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Re: [Fwd: Re: [avr-chat] Li-ion cell phone batteries]

From: Joerg Wunsch
Subject: Re: [Fwd: Re: [avr-chat] Li-ion cell phone batteries]
Date: Sun, 30 Mar 2008 08:25:43 +0200 (MET DST)

Robert L Cochran <address@hidden> wrote:

> ... -- if it is safe to solder those wires, I mean...the heat from a
> soldering operation on the battery wires won't explode the battery,
> will it?

Of course, you can solder them unless you're soldering it with a
hydrogen torch. ;-)

I don't really understand why the danger of LiIon and LiPo cells is
often exaggerated.  Yes, they can burn when being handled improperly.
But about any kind of battery with enough stored energy in it is
dangerous, in one way or another.  Your 44 Ah car battery is probably
much more dangerous than an 800 mA LiIon cell.  It contains lead acid,
and its stored energy can easily arrange for an explosion if you
shortcut the battery e.g. by dropping a tool onto it that doesn't
evaporize within a few hundred milliseconds.  Yet, nobody talks about
banning lead acid batteries...

Li coin cells have been around for much longer than LiIon cells, and
they are *way* more dangerous.  Nobody really made much fuzz about
them during the 20+ years they are in use.  First, they contain
metallic Li (unlike LiIon cells) which is much more reactive -- after
all, that's the entire point of the LiIon rechargables to not contain
metallic Li anymore.  (There have been metallic Li rechargables for a
short term, but they were really, really dangerous.)  Second, they are
sealed to stand the high pressure which can happen at the upper end of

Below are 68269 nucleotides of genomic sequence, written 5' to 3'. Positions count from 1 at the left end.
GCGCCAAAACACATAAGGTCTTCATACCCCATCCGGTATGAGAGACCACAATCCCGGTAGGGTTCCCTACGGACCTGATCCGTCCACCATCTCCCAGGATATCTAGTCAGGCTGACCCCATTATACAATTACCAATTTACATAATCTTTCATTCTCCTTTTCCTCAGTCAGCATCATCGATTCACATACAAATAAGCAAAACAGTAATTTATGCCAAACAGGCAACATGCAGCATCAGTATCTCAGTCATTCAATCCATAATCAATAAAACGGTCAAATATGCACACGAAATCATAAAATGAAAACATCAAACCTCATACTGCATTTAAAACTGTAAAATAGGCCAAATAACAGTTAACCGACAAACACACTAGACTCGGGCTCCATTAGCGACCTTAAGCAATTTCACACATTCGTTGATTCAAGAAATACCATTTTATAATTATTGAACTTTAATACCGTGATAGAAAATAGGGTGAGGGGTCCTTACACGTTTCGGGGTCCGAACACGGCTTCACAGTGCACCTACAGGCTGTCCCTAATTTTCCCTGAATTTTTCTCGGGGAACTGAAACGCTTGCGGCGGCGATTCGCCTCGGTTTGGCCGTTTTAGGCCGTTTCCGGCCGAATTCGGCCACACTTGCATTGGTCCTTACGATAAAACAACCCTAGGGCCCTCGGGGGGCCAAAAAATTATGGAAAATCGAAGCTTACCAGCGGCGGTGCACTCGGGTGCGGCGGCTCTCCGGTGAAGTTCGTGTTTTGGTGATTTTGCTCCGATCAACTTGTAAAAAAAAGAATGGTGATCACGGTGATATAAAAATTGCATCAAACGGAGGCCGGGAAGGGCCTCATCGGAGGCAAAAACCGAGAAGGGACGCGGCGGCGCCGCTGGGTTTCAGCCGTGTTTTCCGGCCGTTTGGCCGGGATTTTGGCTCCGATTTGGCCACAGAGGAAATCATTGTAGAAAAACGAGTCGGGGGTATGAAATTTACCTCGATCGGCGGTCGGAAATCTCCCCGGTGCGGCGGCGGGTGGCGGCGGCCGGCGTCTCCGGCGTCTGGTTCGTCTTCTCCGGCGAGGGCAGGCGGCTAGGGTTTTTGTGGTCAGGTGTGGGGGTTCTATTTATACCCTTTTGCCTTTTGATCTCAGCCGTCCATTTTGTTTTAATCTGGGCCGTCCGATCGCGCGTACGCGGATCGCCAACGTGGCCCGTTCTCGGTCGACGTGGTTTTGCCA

the usable temperature range (plus a safety margin), so *if* you
manage to increase the pressure high enough to explode them, already
the mechanical forces set free by that are already quite high.

Of course, Li coin cells are normally not charged, and discharging
them doesn't yield a very strong current, so in normal operation,
nothing happens.  However, a standard circuit for using them as backup
batteries contains of two diodes with a common cathode, and one anode
connected to the main power supply, the other one to the coin cell.
Now imagine what happens if the diode in front of the coin cell
breaks...  the cell gets charged from the main supply.  And it will
really explode by that.  There are photos of damaged computer
mainboards caused by such an explosion, and they really don't look
like you want to have that. ;-)

Back to the LiIons, when properly handled, their mass application in
cell phones, cameras etc. shows that they are pretty safe.  The RC
model people run them at the edge of their parameters, both when
discharging as well as charging -- because RC models always take the
last out of the batteries.  So well, these folks might have been a bit
surprised that while you can run a NiMH or Pb cell quite a bit beyond
its parameters, and it will not spit into your face, you'd better
avoid that with a LiIon cell.

One note of caution: usually, these battery packs are required to have
a secondary protection circuit inside the battery when the pack can be
removed from the device.  You can find that kind of devices e.g. when
you look into the product catalog of Texas Instruments (who acquired
Benchmarq which used to be a leading manufacturer of that kind of
devices).  The purpose of that circuit is to avoid just the severe
effects mentioned when you remove the battery pack from the device,
and accidentally shortcut the connector pads outside the device, and
and also from too high charging current.  When you change the
connector, just keep that protection circuit within the pack.

> I can set it up for not more than 800 mAh and 1C charging.

Do that, but monitor the actual capacity, e.g. by discharging it once
afterwards.  That way, you can adjust the parameters subsequently.

> I can put everything in a 9 mm ammunition container I happen to have.

Non-US citizens don't have that kind of devices around, and we're
still alive anyway. ;-)

cheers, J"org               .-.-.   --... ...--   -.. .  DL8DTL

http://www.sax.de/~joerg/                        NIC: JW11-RIPE
Never trust an operating system you don't have sources for. ;-)

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